Beyond Expertise Seeking: A Field Study of the Informal Knowledge Practices of Healthcare IT Teams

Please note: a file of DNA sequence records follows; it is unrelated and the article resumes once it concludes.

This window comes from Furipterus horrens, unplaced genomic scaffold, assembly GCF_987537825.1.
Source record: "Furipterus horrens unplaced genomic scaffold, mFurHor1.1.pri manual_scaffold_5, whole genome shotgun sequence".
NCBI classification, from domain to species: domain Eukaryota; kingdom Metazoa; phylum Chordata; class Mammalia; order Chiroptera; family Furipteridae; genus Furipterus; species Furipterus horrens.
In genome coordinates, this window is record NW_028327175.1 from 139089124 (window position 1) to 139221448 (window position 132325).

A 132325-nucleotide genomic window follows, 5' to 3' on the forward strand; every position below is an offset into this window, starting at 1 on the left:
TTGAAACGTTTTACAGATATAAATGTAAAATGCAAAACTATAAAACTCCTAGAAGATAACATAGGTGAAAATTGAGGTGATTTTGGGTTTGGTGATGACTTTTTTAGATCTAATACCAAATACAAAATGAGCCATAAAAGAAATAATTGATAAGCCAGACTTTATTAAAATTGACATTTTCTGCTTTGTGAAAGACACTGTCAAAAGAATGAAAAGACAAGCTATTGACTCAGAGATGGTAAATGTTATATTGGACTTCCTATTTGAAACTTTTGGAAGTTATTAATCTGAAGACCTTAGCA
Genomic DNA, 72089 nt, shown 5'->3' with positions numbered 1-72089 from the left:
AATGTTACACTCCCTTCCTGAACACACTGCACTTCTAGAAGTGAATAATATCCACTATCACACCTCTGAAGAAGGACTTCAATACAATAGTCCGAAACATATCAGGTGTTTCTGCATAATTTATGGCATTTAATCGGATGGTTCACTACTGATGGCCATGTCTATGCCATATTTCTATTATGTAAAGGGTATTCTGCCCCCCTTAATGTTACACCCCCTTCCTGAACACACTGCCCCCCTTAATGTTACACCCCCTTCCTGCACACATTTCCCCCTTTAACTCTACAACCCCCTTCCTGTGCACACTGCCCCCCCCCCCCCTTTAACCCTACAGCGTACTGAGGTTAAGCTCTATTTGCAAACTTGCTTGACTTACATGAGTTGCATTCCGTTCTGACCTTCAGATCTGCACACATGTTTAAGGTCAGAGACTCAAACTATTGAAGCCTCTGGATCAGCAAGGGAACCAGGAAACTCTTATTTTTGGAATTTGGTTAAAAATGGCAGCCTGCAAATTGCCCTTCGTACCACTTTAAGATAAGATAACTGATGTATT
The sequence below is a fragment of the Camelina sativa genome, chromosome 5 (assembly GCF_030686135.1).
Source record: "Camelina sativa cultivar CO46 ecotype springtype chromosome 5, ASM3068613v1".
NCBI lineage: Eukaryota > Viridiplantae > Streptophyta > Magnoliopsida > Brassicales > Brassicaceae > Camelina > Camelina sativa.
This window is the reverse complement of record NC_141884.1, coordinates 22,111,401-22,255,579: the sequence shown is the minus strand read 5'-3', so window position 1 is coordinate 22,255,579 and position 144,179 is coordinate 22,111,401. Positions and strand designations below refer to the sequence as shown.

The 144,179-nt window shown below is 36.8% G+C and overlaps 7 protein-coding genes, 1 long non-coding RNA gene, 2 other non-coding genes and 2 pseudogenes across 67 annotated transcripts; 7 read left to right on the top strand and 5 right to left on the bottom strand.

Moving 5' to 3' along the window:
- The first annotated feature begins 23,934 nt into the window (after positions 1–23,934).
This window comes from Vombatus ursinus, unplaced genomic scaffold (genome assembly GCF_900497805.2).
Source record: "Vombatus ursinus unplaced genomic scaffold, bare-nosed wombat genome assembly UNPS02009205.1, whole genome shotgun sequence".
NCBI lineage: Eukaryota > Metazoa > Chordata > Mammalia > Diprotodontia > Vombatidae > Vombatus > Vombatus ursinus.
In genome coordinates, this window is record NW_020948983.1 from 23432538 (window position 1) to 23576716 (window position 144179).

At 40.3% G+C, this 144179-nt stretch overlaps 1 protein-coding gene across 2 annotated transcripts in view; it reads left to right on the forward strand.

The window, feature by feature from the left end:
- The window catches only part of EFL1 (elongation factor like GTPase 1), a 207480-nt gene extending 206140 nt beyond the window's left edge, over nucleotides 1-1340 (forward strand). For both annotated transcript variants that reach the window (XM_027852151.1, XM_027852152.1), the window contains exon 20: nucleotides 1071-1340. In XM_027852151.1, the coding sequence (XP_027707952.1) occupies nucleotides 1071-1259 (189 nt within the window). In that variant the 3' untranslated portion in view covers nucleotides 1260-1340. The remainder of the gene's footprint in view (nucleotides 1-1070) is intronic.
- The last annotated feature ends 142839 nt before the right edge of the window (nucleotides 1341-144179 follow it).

CSCW has long been concerned with formal and informal knowledge practices in organizations, examining both the social and technical aspects of how knowledge is sought, shared, and used. In this study, we are interested in examining the set of activities that occur when co-located knowledge workers manage and resolve issues by seeking, sharing, and applying their informal knowledge. Informal knowledge seeking involves more than identifying the expert who has the knowledge or accessing the knowledge through physical artifacts. It also involves working with that expert to identify and apply the appropriate knowledge to the particular situation. However, our understandings of how people collaboratively work together to find, share and apply this knowledge are less well understood. To investigate this phenomenon, we conducted a field study of how professionals in three IT teams of a regional hospital managed and resolved IT issues. These knowledge workers used various collaborative practices such as creation of ad-hoc teams and the use of email to identify, share, and use informal knowledge to resolve IT issues. In addition, particular team practices such as how issues are assigned affected these knowledge activities. Our findings highlight how informal knowledge activities are affected by a variety of implicit and sometimes subtle features of the organization and that organizational knowledge management systems should support informal knowledge seeking activities and collaboration amongst the knowledge sharers.